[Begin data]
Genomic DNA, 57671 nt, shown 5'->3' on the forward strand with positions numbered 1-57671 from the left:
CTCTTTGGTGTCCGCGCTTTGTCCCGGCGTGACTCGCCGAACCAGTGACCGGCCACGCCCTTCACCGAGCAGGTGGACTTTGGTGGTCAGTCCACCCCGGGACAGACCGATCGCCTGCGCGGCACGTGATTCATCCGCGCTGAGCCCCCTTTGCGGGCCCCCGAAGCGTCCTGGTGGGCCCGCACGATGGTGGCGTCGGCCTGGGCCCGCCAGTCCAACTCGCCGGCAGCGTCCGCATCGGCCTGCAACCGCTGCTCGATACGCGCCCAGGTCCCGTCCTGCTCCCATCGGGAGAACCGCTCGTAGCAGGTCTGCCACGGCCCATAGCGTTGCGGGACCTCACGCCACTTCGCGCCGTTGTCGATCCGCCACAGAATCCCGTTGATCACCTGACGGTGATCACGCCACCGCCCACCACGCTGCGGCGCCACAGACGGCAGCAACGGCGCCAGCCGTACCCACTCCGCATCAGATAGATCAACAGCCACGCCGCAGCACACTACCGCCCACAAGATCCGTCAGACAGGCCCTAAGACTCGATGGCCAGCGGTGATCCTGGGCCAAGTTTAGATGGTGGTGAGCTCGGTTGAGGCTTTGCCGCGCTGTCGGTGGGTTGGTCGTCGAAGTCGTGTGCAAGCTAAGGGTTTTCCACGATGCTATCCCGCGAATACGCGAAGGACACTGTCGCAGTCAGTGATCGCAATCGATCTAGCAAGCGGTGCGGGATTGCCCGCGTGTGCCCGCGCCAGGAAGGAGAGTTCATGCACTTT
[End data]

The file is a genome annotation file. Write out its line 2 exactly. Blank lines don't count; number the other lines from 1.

CTCTTTGGTGTCCGCGCTTTGTCCCGGCGTGACTCGCCGAACCAGTGACCGGCCACGCCCTTCACCGAGCAGGTGGACTTTGGTGGTCAGTCCACCCCGGGACAGACCGATCGCCTGCGCGGCACGTGATTCATCCGCGCTGAGCCCCCTTTGCGGGCCCCCGAAGCGTCCTGGTGGGCCCGCACGATGGTGGCGTCGGCCTGGGCCCGCCAGTCCAACTCGCCGGCAGCGTCCGCATCGGCCTGCAACCGCTGCTCGATACGCGCCCAGGTCCCGTCCTGCTCCCATCGGGAGAACCGCTCGTAGCAGGTCTGCCACGGCCCATAGCGTTGCGGGACCTCACGCCACTTCGCGCCGTTGTCGATCCGCCACAGAATCCCGTTGATCACCTGACGGTGATCACGCCACCGCCCACCACGCTGCGGCGCCACAGACGGCAGCAACGGCGCCAGCCGTACCCACTCCGCATCAGATAGATCAACAGCCACGCCGCAGCACACTACCGCCCACAAGATCCGTCAGACAGGCCCTAAGACTCGATGGCCAGCGGTGATCCTGGGCCAAGTTTAGATGGTGGTGAGCTCGGTTGAGGCTTTGCCGCGCTGTCGGTGGGTTGGTCGTCGAAGTCGTGTGCAAGCTAAGGGTTTTCCACGATGCTATCCCGCGAATACGCGAAGGACACTGTCGCAGTCAGTGATCGCAATCGATCTAGCAAGCGGTGCGGGATTGCCCGCGTGTGCCCGCGCCAGGAAGGAGAGTTCATGCACTTT